Rut Row: Dems Cut ACA Subsidies for Federal Exchanges from Earlier Versions that Passed at the Committee Level in the Senate
Here is the bottom line:
Legislative language to to allow subsidies to be paid to residents of states with a federally run exchange passed in earlier versions of the ACA, in the Senate, at the committee level.
Once the White House and Senate Committees merged the various versions into one bill to go to the Senate floor, they took those provisions out.
As Tom Miller writes, quoting an unnamed Washington D.C. attorney:
“The issue in King v. Burwell initially is all about whether the Court can read into a law any statutory language that was earlier considered by the Congress but was not adopted in the subsequently enacted final version of that law. The Supreme Court has said in the past that there are few principles of statutory construction that are more compelling than the proposition that Congress does not intend to enact as statutory language provisions that it has earlier discarded in favor of other language. See Doe v. Chao, 540 U.S. 614, 622 (2004).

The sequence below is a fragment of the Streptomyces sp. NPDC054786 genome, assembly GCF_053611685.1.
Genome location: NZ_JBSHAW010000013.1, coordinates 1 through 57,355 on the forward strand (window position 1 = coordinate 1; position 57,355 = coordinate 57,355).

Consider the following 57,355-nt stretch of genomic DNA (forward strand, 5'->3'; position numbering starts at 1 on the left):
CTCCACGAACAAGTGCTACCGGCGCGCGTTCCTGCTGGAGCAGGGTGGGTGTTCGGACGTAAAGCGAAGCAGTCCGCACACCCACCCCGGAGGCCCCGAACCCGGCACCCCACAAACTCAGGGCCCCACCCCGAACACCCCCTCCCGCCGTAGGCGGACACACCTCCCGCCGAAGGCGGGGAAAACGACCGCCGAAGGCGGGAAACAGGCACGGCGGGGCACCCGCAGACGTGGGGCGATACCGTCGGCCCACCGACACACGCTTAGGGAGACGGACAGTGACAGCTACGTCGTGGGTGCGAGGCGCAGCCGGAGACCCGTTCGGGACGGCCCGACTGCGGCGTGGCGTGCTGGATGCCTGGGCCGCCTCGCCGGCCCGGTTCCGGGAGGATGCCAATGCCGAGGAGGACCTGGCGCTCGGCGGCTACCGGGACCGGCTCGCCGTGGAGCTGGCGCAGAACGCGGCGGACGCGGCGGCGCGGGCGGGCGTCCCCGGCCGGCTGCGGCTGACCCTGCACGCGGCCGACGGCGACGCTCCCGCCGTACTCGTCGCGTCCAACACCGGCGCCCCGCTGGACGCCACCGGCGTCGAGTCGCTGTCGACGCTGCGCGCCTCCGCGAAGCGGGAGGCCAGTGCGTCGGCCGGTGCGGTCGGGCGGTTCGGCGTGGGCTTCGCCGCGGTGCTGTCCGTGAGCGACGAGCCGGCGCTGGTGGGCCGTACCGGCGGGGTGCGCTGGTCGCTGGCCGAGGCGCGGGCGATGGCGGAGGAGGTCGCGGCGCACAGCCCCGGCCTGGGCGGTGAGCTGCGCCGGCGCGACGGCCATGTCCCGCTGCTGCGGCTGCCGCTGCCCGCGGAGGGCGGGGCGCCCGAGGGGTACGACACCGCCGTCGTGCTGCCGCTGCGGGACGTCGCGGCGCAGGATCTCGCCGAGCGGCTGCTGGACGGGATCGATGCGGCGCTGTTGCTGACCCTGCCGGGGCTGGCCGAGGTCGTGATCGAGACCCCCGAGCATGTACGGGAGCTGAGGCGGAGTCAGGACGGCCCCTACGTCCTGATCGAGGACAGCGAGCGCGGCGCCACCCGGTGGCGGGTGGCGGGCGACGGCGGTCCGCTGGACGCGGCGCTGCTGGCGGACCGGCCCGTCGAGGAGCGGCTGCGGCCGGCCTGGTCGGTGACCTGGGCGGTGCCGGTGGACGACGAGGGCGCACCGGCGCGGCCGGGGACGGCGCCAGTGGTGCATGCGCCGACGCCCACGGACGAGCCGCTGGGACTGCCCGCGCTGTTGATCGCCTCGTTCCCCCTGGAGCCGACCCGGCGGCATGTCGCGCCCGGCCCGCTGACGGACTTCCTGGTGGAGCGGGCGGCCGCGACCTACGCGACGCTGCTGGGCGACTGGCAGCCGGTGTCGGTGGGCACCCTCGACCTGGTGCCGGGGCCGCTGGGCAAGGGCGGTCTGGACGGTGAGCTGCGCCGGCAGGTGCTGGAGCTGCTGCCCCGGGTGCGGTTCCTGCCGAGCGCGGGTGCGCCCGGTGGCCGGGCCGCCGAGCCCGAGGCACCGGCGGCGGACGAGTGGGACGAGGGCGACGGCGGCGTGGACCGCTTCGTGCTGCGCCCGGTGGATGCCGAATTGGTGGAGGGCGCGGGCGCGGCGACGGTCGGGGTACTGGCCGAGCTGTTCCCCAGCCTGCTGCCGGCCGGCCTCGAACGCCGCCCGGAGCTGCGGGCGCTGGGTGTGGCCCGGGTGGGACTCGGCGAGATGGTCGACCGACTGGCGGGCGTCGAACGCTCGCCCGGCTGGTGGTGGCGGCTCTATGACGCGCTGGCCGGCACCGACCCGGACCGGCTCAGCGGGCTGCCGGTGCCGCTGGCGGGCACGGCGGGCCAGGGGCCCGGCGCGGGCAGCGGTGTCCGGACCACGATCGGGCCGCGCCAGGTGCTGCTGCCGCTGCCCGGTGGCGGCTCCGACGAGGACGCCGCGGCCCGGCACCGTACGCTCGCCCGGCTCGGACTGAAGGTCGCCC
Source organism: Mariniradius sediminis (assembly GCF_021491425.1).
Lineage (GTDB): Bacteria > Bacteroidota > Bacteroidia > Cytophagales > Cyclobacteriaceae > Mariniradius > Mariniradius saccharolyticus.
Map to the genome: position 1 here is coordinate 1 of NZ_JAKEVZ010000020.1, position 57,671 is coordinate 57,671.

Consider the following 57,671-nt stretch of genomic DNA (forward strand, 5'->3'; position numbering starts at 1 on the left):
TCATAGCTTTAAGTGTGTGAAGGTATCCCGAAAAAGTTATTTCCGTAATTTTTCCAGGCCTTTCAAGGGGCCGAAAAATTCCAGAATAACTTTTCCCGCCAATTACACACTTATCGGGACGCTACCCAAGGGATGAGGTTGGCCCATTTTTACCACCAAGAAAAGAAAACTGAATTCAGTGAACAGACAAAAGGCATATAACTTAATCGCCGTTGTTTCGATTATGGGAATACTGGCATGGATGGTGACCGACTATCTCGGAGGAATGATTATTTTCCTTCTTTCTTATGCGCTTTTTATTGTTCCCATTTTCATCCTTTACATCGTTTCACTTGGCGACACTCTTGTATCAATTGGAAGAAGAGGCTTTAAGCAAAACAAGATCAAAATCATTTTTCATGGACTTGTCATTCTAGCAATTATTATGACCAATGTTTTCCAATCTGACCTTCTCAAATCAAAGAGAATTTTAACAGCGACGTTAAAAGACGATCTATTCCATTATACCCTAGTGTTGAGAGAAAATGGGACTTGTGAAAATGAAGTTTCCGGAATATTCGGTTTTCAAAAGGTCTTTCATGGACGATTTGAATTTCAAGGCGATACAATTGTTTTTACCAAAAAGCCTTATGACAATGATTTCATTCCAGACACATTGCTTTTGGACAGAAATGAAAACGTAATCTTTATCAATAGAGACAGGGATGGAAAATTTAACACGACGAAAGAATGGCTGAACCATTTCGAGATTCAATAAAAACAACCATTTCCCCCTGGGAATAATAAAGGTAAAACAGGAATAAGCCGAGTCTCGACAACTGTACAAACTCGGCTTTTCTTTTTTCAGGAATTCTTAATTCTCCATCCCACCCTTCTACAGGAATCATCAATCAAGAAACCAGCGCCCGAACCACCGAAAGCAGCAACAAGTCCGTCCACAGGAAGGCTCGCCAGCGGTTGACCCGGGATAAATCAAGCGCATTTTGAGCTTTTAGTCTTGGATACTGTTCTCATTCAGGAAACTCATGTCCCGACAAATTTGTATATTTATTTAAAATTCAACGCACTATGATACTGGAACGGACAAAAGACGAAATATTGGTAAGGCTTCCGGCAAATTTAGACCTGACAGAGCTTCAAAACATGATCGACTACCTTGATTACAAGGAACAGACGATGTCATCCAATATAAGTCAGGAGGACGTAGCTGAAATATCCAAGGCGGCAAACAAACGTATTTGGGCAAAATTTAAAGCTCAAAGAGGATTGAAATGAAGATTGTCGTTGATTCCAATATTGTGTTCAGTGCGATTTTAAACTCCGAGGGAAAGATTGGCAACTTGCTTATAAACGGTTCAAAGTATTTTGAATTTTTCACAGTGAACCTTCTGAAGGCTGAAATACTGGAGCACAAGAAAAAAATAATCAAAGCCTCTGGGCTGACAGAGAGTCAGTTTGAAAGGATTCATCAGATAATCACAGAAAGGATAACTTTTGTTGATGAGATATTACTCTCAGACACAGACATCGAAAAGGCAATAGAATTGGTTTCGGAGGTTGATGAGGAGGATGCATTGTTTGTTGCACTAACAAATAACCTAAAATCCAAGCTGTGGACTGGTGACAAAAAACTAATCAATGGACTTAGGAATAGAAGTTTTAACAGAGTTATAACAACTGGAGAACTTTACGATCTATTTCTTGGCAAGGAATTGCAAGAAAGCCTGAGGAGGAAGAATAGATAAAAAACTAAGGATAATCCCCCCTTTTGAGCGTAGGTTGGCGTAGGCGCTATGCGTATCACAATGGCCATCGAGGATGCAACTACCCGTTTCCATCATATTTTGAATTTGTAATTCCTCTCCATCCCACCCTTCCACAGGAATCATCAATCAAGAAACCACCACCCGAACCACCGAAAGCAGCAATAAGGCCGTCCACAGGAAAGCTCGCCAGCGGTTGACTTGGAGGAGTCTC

The question is not what Congress would have wanted but what Congress actually enacted. The Court’s role is to interpret the statutory language of the law as it is enacted by the Congress and to presume that the legislature has said what it means and means what it says, and to not alter the text to satisfy a policy preference. For the ACA, if the language of S. 1679 was intended to be included, then the proper remedy is to seek amendment to the statute from the Legislative Branch. Congress had the language and knew what to say but did not say it.”
Grace Marie Turner also has a good piece on this judicially significant legislative history.
Based on court precedent and legislative history, combined with Chief Justice Robert’s dislike of the Chevron rule, the odds that there will be a King victory have gone up.